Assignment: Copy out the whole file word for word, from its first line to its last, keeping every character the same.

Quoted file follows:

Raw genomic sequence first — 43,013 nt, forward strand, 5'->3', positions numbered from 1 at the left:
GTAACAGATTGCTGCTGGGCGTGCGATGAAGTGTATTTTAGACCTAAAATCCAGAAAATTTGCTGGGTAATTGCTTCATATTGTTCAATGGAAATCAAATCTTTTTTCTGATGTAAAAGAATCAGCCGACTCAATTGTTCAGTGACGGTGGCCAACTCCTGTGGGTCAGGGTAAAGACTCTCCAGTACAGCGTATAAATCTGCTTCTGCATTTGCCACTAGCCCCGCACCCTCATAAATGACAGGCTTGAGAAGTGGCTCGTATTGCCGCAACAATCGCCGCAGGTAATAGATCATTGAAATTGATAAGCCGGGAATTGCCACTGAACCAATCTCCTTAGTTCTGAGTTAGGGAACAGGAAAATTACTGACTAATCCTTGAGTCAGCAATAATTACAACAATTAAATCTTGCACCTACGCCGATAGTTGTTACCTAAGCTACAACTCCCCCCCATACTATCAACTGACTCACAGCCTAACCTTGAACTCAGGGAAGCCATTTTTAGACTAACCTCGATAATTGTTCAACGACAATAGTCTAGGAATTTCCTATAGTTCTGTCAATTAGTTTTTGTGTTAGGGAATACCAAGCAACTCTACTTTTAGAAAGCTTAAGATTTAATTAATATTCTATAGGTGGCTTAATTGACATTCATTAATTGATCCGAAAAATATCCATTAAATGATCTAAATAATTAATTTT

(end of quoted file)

Raw genomic sequence first — 43,013 nt, forward strand, 5'->3', positions numbered from 1 at the left:
GTAACAGATTGCTGCTGGGCGTGCGATGAAGTGTATTTTAGACCTAAAATCCAGAAAATTTGCTGGGTAATTGCTTCATATTGTTCAATGGAAATCAAATCTTTTTTCTGATGTAAAAGAATCAGCCGACTCAATTGTTCAGTGACGGTGGCCAACTCCTGTGGGTCAGGGTAAAGACTCTCCAGTACAGCGTATAAATCTGCTTCTGCATTTGCCACTAGCCCCGCACCCTCATAAATGACAGGCTTGAGAAGTGGCTCGTATTGCCGCAACAATCGCCGCAGGTAATAGATCATTGAAATTGATAAGCCGGGAATTGCCACTGAACCAATCTCCTTAGTTCTGAGTTAGGGAACAGGAAAATTACTGACTAATCCTTGAGTCAGCAATAATTACAACAATTAAATCTTGCACCTACGCCGATAGTTGTTACCTAAGCTACAACTCCCCCCCATACTATCAACTGACTCACAGCCTAACCTTGAACTCAGGGAAGCCATTTTTAGACTAACCTCGATAATTGTTCAACGACAATAGTCTAGGAATTTCCTATAGTTCTGTCAATTAGTTTTTGTGTTAGGGAATACCAAGCAACTCTACTTTTAGAAAGCTTAAGATTTAATTAATATTCTATAGGTGGCTTAATTGACATTCATTAATTGATCCGAAAAATATCCATTAAATGATCTAAATAATTAATTTT